Wow, in 10 days I’ll have strung together seven years of continuous days without drinking. With this impending milestone at the forefront, I’d like to share with you my experience, strength and hope of recovery, self-discovery and living seven years without alcohol.
There are four AA slogans repeated in every meeting that I held resentments toward for several sober years but over time they have transitioned into life savers for me. And, I do mean LIFE savers!
The mercurial seas, always churning and constantly changing. Periods of calm followed by impressive storms and then back to calm. Sounds like sober living to me…with a big ole iceberg in my downward path, no matter what course correction I made. Aware of this iceberg, I believed that if I just start attacking what I could see, then what I couldn’t see buried beneath, would just somehow go away. Like my bill paying method. Put them in a draw and they no longer exist. Of course, it doesn’t work that way. Nor does sobriety. I learned that I had to uncover and address the entire iceberg – bit by bit. For me, it was and still is, the uncovering and discovery of my character defects, the acceptance of those defect and the summoning and mobilizing the courage to take action.
I understand that ideal learning and retention takes place during two heightened emotional states, when we are happy and when we are sad. For the past seven years, I experienced a lot of pain and suffering with some happiness along the way. Through the pain and suffering, self-discovery then mindfulness, I have learned a lot! And through all that learning, I have predominantly learned that I have only removed the tip of the iceberg. Going forward, I am excited and open to being teachable. There is hope for a still better future, a more complete self, and I am humbled and grateful for the people in my life that will guide me there as long as I remain willing.
Seven years ago, I couldn’t even make it into the rooms of AA without taking a resentment. They had alcoholics stationed at the door who would greet you with a big WELCOME as you approached. They even gave you a hug sometimes, if you happened to let you guard down. I resented that. It didn’t matter if it was audible or otherwise, I resented the welcome. The voice in my head told me to be on guard, they’re not as happy as they are projecting and they are here only to suck the remaining life from you and be thankful that they are not you. Twisted and insane thinking. That was me.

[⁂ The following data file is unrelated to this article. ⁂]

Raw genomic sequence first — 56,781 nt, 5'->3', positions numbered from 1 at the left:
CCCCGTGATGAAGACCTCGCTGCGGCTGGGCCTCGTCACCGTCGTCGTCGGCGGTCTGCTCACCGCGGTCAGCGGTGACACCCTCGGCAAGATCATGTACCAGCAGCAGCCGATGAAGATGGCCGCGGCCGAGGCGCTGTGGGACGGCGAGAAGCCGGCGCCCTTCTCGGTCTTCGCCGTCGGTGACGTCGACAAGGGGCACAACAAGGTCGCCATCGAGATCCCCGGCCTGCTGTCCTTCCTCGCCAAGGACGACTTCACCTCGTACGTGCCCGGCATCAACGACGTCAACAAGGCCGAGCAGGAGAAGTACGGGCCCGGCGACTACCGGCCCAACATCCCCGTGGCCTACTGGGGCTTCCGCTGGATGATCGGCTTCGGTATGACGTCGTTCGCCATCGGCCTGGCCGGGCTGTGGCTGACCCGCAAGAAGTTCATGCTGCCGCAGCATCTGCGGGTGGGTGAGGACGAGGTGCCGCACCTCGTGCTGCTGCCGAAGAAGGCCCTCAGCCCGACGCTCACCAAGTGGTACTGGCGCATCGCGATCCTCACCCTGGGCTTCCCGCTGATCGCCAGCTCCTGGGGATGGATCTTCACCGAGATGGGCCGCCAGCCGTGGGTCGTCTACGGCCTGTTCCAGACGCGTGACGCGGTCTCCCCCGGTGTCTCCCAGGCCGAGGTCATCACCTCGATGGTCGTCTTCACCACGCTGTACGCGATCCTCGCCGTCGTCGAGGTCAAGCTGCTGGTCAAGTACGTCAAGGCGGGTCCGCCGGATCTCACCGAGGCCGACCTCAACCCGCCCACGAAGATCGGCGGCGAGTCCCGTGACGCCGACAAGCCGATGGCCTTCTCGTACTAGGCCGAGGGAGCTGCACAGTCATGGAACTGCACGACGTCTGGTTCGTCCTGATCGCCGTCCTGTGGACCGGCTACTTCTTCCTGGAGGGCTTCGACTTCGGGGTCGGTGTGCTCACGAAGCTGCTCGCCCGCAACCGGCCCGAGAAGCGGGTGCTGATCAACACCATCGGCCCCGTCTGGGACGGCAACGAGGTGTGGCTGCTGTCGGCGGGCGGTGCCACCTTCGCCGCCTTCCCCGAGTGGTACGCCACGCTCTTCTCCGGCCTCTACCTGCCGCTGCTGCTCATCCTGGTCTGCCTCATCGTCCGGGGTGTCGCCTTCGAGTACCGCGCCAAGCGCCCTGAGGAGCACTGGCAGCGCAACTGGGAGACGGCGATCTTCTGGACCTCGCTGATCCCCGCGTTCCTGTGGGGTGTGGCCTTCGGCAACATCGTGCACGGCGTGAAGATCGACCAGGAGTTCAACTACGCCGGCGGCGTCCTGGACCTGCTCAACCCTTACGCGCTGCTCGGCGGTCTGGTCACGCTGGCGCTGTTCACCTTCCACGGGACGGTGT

Today, I enjoy a hearty welcome, a handshake and a smile when there are alcoholics at the entrance of the meeting rooms. After all, it is customary to welcome a new person; be it at your home, place of business, etc. Today when we welcome the newcomers at meetings, I say a silent little prayer…”Hope you stay, don’t die if you don’t”! I have seen the later too much.
Resentment number two..”Keep coming back”! Immediately the voices in my head would go into overdrive, offering up, in a whiny mocking voice…keep coming back, keep coming back. They need a fresh supply of newcomers to plug into and drain their energy to keep their own sobriety. But I kept coming back, alert and on guard. And, I did one thing perfectly each time I untethered myself from AA….I didn’t drink NO MATTER WHAT! Not drinking allowed me to come back each time with a clearer head and a hopeful heart.
Resentment number three…:You must take contrary action”. Huh, are you shitting me! You’re saying that my thinking is 100% off and that you want me to trust YOU! I remember thinking “that will never F’ing happen.” Pain and suffering, however, have a way of getting you to do things you wouldn’t normally do. I picked up the phone and called five people to run my latest crisis of conscience past. All five people I checked with…ALL FIVE…offered a response that was opposite of mine. So I threw those names out and got a new list of five people. That’s not true. I have learned that when my thinking goes bad, I cannot think my way out of bad thinking. That voice in my head is in overdrive…you pussy, you couldn’t buck up be a man and make your own decision. You’re weak! You have no confidence in your own abilities, when are you going to learn to rely on yourself,and on and on an on, spiraling seep into self-pity, self-loathing, self-hatred with a brutal and punishing voice. I rely on others opinion these days. When they dispatch their advice, I follow it. This has made a huge impact to my life.
Resentment number four. “You must work with others”. Ugh! That is an doable suggestion. I must seek out those who need help. And in doing so, I also help myself. I’ve learned something very valuable along the way. When I am engaged and helping another struggling alcoholic, I experience a new-found freedom of joy and happiness. Who could argue against that! Resentments gone. Iceberg gone!